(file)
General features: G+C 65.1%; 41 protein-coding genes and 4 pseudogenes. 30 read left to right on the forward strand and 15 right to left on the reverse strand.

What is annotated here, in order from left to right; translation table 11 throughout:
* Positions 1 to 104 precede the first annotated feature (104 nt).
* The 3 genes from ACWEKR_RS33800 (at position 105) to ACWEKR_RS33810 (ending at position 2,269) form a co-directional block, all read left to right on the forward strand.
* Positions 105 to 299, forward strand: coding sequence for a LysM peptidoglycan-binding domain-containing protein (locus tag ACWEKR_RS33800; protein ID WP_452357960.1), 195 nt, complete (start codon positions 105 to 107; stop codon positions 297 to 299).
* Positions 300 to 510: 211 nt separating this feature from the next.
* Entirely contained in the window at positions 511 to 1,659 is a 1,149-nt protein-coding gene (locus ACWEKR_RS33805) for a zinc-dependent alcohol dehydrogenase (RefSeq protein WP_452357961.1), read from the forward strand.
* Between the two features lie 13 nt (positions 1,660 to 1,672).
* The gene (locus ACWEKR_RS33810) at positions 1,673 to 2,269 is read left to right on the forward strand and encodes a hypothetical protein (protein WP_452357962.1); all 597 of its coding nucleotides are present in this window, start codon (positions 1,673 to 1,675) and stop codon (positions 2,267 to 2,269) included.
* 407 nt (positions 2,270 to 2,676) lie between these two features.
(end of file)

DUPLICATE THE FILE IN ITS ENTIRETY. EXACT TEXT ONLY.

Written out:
General features: G+C 65.1%; 41 protein-coding genes and 4 pseudogenes. 30 read left to right on the forward strand and 15 right to left on the reverse strand.

What is annotated here, in order from left to right; translation table 11 throughout:
* Positions 1 to 104 precede the first annotated feature (104 nt).
* The 3 genes from ACWEKR_RS33800 (at position 105) to ACWEKR_RS33810 (ending at position 2,269) form a co-directional block, all read left to right on the forward strand.
* Positions 105 to 299, forward strand: coding sequence for a LysM peptidoglycan-binding domain-containing protein (locus tag ACWEKR_RS33800; protein ID WP_452357960.1), 195 nt, complete (start codon positions 105 to 107; stop codon positions 297 to 299).
* Positions 300 to 510: 211 nt separating this feature from the next.
* Entirely contained in the window at positions 511 to 1,659 is a 1,149-nt protein-coding gene (locus ACWEKR_RS33805) for a zinc-dependent alcohol dehydrogenase (RefSeq protein WP_452357961.1), read from the forward strand.
* Between the two features lie 13 nt (positions 1,660 to 1,672).
* The gene (locus ACWEKR_RS33810) at positions 1,673 to 2,269 is read left to right on the forward strand and encodes a hypothetical protein (protein WP_452357962.1); all 597 of its coding nucleotides are present in this window, start codon (positions 1,673 to 1,675) and stop codon (positions 2,267 to 2,269) included.
* 407 nt (positions 2,270 to 2,676) lie between these two features.